Part 1: 

At the end of Chapter 10, read Situation 1 and using the questions as a guide, discuss recommendations.

At the end of Chapter 12, read Situation 2 and using the questions as a guide, discuss recommendations.

NOTE: To receive full credit, post your initial response by Wednesday (250 words) and reply to at least two classmates by Sunday (minimum 100 words).  Replies should be substantive and add to the discussion, going beyond a simple, “I agree.”


The Donahoo Western Furnishings Company was formed

on December 31, 2010, with $1,000,000 in equity plus

$500,000 in long-term debt. On January 1, 2011, all of the

fi rm’s capital was held in cash. The following transactions

occurred during January 2011.

• January 2: Donahoo purchased $1,000,000 worth of

furniture for resale. It paid $500,000 in cash and fi nanced

the balance using trade credit that required payment in

60 days.

• January 3: Donahoo sold $250,000 worth of furniture that

it had paid $200,000 to acquire. The entire sale was on

credit terms of net 90 days.

• January 15: Donahoo purchased more furniture for

$200,000. This time, it used trade credit for the entire

amount of the purchase, with credit terms of net

60 days.

• January 31: Donahoo sold $500,000 worth of furniture,

for which it had paid $400,000. The furniture was sold

for 10 percent cash down, with the remainder payable

in 90 days. In addition, the fi rm paid a cash dividend of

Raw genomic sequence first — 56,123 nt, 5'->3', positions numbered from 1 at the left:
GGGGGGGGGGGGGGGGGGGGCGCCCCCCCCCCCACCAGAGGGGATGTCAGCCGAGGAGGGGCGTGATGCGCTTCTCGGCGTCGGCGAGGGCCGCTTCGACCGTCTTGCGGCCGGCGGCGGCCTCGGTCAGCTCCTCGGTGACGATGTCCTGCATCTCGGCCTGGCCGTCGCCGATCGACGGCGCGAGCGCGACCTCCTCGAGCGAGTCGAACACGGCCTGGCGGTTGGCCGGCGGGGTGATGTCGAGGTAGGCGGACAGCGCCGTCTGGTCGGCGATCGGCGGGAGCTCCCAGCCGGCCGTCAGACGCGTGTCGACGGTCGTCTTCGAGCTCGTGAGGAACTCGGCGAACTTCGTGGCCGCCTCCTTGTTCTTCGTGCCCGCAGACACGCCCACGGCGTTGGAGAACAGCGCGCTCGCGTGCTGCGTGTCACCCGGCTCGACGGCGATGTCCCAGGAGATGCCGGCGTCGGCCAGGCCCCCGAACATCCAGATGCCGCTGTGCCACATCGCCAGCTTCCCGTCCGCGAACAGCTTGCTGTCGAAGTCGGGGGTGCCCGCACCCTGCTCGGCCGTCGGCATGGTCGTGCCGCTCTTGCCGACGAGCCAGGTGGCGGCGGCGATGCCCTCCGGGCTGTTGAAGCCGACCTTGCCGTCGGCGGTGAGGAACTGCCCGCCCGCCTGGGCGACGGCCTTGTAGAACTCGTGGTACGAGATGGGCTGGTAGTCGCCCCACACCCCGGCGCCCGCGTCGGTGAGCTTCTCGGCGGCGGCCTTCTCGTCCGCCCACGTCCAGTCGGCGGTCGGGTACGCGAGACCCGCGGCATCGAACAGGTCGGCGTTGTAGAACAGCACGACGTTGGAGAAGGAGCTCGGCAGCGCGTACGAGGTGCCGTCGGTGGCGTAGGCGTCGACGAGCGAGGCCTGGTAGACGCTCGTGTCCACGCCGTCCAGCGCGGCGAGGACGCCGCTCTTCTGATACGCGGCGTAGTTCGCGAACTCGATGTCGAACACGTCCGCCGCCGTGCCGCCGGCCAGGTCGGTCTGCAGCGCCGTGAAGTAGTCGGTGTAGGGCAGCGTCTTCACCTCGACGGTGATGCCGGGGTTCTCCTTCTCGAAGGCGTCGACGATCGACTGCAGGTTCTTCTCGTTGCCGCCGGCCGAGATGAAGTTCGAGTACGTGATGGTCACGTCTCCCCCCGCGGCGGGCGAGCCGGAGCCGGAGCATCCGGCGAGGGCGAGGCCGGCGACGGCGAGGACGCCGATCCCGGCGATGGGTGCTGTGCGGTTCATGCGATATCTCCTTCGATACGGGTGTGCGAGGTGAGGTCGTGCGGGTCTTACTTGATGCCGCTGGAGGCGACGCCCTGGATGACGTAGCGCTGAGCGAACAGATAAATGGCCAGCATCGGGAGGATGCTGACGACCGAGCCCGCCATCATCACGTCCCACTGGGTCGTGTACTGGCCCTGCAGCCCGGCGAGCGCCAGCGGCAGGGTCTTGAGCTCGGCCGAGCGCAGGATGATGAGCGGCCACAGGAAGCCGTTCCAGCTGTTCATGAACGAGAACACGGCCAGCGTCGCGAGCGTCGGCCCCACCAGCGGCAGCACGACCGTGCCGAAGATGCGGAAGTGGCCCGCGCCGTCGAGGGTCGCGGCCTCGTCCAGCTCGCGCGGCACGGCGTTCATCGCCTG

$100,000 to its stockholders and paid off $250,000 of its

long-term debt.

question 1 What did Donahoo’s balance sheet look like at

the outset of the fi rm’s life?

question 2 What did the fi rm’s balance sheet look like

after each transaction?

question 3 Ignoring taxes, determine how much income

Donahoo earned during January. Prepare an income

statement for the month. Recognize an interest expense

of 1 percent for the month (12 percent annually) on the

$500,000 long-term debt, which has not been paid but

is owed.

question 4 What was Donahoo’s cash fl ow for the month

of January?


sItuatIOn 1

David Bernstein needs help fi nancing his Lodi, New Jersey–

based Access Direct, Inc., a six-year-old $3.5 million company.

“We’re ready to get to the next level,” says Bernstein, “ but

we’re not sure which way to go.” Access Direct spruces up

and then sells used computer equipment for corporations.

It is looking for up to $2 million in order to expand. “Venture

capitalists, individual investors, or banks,” says Bernstein, who

owns the company with four partners, “we’ve thought about

them all.”

question 1 What is your impression of Bernstein’s

perspective on raising capital to “get to the next level”?

question 2 What advice would you off er Bernstein as to

both appropriate and inappropriate sources of fi nancing in

his situation?